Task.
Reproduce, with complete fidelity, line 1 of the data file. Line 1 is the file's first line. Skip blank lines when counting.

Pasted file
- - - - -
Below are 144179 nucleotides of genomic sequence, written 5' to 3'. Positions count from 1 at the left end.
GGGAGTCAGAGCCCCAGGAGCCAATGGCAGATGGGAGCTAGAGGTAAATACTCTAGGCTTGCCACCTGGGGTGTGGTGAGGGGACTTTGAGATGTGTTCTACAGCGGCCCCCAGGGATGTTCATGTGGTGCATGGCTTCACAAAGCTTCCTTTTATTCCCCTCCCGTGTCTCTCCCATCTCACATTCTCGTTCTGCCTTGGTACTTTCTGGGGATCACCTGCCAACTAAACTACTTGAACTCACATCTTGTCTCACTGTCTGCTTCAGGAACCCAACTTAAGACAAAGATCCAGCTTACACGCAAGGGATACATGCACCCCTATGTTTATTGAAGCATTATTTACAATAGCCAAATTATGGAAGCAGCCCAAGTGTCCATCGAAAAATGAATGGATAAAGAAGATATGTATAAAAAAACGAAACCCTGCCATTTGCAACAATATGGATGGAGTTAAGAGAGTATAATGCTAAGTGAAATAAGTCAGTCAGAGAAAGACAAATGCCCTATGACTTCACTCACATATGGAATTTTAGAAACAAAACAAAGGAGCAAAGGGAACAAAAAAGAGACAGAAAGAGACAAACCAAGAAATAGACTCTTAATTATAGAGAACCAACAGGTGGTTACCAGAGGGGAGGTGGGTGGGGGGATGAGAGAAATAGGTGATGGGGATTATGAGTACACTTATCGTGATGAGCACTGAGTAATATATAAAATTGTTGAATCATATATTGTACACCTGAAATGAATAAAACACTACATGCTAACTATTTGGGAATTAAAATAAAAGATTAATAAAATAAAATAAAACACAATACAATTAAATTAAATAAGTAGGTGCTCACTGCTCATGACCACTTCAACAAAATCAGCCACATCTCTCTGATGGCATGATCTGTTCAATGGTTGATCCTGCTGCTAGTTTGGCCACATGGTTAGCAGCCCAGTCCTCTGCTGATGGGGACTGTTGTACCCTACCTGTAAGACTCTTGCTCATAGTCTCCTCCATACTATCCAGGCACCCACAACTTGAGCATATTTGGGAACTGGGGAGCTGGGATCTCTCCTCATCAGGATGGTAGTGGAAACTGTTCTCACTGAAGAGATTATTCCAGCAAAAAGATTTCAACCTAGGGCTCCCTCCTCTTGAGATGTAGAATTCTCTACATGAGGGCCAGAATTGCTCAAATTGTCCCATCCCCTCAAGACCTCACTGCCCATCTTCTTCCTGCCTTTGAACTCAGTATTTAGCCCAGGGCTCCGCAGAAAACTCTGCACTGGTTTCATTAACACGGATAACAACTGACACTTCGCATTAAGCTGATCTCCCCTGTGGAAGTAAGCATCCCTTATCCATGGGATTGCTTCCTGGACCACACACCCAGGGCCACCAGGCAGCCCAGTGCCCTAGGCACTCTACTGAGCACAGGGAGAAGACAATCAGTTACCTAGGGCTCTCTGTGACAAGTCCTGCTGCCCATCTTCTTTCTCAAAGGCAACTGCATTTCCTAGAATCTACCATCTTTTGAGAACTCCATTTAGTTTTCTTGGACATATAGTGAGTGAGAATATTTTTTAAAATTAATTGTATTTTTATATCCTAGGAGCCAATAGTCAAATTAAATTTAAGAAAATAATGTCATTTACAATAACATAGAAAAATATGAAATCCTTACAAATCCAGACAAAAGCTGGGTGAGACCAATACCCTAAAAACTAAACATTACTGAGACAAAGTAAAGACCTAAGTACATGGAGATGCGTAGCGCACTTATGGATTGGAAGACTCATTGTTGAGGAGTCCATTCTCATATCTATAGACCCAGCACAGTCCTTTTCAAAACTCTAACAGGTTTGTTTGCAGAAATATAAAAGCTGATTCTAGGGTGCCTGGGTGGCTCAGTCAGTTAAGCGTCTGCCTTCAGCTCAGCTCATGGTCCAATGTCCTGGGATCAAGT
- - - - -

Below are 144179 nucleotides of genomic sequence, written 5' to 3'. Positions count from 1 at the left end.